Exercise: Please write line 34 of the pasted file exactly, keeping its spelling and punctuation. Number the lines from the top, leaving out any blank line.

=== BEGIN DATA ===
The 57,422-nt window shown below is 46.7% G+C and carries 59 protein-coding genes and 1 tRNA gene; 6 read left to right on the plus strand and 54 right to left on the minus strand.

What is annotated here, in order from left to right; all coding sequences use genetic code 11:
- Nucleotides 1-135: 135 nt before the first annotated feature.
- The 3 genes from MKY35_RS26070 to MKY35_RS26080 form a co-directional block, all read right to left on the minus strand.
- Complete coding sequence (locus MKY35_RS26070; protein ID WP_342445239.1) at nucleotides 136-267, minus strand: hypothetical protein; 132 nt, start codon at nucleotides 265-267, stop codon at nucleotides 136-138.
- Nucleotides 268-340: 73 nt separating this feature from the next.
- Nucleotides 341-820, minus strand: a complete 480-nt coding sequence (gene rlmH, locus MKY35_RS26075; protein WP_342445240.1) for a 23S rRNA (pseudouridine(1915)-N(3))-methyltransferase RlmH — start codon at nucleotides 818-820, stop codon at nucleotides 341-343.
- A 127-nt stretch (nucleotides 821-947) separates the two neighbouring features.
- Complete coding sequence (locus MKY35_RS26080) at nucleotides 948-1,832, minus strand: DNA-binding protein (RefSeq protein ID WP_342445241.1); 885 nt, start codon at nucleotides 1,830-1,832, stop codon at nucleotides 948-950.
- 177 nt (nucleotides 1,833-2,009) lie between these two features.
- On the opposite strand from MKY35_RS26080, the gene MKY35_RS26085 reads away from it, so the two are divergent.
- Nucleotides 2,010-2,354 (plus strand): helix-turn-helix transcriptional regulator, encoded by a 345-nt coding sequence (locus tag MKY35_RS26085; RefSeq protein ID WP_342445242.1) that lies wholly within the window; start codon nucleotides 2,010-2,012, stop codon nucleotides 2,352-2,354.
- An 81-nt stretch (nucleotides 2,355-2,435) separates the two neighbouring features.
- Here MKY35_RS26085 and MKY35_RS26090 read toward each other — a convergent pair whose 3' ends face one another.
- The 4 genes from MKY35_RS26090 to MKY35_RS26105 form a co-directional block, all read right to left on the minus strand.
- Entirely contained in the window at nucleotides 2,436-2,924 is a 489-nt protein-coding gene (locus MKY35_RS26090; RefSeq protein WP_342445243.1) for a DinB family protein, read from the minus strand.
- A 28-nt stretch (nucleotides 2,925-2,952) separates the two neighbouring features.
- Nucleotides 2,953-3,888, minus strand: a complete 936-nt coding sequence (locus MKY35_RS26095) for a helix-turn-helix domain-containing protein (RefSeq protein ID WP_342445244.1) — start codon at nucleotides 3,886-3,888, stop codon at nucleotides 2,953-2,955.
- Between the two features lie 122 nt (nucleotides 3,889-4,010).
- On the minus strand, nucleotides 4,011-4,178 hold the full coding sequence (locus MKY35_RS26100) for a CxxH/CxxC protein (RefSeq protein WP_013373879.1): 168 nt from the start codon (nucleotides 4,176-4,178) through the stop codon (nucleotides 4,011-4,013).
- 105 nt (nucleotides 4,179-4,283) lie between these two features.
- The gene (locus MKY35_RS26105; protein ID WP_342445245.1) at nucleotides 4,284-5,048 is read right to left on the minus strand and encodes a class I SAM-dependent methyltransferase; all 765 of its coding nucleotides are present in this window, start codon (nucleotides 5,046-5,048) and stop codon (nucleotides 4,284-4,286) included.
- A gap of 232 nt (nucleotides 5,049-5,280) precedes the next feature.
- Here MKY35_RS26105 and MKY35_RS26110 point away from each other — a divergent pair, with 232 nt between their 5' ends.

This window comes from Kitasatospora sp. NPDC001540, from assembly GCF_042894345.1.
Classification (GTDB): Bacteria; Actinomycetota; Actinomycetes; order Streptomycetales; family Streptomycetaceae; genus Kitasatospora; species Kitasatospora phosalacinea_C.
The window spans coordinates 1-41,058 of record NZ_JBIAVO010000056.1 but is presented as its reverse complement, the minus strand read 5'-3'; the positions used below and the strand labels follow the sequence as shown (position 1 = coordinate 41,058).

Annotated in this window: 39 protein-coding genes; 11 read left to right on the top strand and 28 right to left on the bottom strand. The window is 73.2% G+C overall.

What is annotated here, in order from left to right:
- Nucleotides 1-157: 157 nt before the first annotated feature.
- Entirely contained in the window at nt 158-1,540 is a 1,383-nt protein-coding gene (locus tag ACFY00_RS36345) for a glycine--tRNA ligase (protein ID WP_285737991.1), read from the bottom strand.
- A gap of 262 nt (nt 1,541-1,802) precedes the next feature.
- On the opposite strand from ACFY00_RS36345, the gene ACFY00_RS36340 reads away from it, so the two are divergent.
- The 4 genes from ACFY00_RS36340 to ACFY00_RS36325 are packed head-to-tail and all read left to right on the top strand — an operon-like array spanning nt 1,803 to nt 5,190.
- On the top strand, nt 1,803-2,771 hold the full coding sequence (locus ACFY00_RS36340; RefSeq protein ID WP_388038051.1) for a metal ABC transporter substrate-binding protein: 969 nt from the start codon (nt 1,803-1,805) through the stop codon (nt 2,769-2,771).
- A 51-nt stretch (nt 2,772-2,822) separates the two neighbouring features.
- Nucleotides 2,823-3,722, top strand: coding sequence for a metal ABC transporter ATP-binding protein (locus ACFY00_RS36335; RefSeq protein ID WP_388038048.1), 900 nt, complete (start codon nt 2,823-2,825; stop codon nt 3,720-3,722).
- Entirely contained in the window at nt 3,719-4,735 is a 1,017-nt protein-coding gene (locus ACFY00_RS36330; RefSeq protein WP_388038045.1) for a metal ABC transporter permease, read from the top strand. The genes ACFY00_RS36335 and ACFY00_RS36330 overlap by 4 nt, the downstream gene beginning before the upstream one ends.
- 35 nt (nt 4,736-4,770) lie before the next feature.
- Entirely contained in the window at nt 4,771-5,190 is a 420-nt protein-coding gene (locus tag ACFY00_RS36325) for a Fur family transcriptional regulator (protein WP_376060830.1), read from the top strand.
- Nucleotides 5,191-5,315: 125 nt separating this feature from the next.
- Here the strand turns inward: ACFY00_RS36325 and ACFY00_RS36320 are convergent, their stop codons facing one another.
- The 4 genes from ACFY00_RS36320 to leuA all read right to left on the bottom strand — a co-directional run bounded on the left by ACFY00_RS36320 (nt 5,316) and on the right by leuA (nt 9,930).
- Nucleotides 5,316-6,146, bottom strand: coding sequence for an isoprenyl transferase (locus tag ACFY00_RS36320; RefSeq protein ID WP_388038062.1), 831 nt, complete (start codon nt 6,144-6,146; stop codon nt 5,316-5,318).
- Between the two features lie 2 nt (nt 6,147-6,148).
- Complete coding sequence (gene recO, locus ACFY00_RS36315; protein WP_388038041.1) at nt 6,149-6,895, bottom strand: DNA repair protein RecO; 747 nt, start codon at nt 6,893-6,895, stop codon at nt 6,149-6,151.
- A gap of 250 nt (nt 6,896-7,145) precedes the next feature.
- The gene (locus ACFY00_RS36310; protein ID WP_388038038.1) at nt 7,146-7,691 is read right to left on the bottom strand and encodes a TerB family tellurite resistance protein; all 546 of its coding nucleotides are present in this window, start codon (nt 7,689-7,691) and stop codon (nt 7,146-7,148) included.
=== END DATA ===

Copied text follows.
- The 4 genes from ACFY00_RS36340 to ACFY00_RS36325 are packed head-to-tail and all read left to right on the top strand — an operon-like array spanning nt 1,803 to nt 5,190.